Surgical Technique
Six mm Manual Small Incision Cataract Surgery with Intratunnel Phacofracture Technique
All surgeries were performed under peribulbar/topical anesthesia by a SS. A 4/0 silk bridle suture was placed beneath the tendon of the superior rectus muscle. A superotemporal quadrant for the right eye and a superonasal quadrant for the left eye was chosen if K1 and K2 difference was equal or less than 1.0 diopter (D). If the K1 and K2 difference was more than 1.0 D then the incision was made on a steeper axis. A fornix-based conjunctival flap at the limbus with a chord length of approximately 6.5 mm was made. After careful dissection of the Tenon’s capsule, light cautery was applied. A 6 mm scleral frown incision, 1.5 mm from the limbus, was made with a No. 15 Bard Parker blade (see Figure 1). A funnel-shaped sclerocorneal pocket incision was created with a steel crescent knife. One side port was made 90° apart on either side of the scleral tunnel with a 15° knife temporally in right eye and nasally in the left eye. With a 2.8 mm keratome, the AC was entered 1.5 mm into the clear cornea. The AC is entered with 1.5 mm in clear cornea with help of 3.2 mm keratotome (see Figure 2).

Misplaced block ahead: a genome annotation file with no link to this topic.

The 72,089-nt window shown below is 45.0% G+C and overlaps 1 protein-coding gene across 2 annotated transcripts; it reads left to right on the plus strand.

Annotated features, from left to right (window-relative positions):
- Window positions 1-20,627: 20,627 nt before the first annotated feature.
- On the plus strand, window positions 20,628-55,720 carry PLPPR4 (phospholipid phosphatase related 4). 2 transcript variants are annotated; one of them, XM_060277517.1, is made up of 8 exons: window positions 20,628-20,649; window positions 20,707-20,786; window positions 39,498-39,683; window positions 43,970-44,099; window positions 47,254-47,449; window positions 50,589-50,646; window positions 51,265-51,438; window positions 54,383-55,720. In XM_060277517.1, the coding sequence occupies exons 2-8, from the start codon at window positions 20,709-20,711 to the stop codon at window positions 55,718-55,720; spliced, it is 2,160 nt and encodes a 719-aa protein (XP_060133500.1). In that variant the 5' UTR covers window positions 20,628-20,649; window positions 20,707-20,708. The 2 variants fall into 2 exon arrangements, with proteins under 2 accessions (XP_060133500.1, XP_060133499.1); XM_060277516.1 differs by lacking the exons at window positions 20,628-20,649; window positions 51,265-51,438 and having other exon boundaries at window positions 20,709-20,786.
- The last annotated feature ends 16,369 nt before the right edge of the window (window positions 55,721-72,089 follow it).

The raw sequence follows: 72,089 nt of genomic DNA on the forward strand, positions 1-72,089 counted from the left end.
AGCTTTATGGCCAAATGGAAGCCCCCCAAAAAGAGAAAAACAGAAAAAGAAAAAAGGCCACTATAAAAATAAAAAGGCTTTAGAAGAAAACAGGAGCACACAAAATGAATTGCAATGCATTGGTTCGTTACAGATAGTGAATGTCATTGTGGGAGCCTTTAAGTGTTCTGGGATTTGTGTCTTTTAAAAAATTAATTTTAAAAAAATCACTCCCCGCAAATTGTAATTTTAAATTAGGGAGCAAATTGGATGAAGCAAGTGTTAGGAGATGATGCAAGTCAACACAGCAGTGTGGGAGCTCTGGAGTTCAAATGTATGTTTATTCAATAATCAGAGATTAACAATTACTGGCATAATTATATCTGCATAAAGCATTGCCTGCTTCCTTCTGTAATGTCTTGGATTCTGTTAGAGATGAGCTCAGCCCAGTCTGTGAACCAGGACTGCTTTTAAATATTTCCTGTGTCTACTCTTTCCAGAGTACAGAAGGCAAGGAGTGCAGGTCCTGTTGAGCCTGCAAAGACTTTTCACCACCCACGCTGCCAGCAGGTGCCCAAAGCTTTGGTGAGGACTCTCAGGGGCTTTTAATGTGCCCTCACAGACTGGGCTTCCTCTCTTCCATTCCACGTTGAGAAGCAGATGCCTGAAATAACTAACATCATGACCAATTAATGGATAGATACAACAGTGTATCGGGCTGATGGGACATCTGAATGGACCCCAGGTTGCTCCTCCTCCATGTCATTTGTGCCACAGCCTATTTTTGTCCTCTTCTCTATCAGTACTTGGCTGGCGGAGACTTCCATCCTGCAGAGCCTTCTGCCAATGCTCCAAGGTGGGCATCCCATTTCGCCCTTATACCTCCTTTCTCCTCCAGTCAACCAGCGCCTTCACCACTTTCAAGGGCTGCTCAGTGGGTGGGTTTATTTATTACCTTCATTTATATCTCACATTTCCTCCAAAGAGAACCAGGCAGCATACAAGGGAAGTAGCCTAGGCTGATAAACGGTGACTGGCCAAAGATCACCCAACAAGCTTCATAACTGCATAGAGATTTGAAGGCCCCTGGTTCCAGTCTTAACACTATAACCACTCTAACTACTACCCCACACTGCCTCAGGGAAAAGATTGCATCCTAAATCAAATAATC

The hydroxylpropyl methylcellulose (HPMC) 2 % viscoelastic was injected into the AC. The central circular capsulorhexis (CCC) was made with help of 26 gauze needle capsulotome. If glow was poor then the capsule was stained with trypan blue dye under the air bubble. Then viscoelastic was injected and CCC performed. The size of CCC depends on the size of the nucleus. It may vary from 5.5 mm to 7.5 mm (see Figure 3).

If the nucleus size was anticipated to be large then two relaxing incisions were made at the CCC margins. The hydrodessection was made with 26 gauze cannula place on 2 cc syringe filled with irrigating fluid. The internal incision of the tunnel was enlarged sideways to 7 mm with a 5.1 mm keratotome (see Figure 4).

Enough viscoelastic was placed between the cornea and the superior surface of the nucleus to protect the endothelium and between the nucleus and iris to keep the iris away from nucleus. The nucleus was rotated within the capsule using a Sinskey hook. The nucleus was prolapsed into the AC using a Sinskey hook. A Sinskey hook was used to retract the capsulorrhexis to engage the equator and lever one pole out of the nucleus outside the capsular bag and the rest of the nucleus was rotated into the AC. If the nucleus was too large then two or three relaxing incisions were made at the capsulorrhexis margins at equidistance (see Figure 5).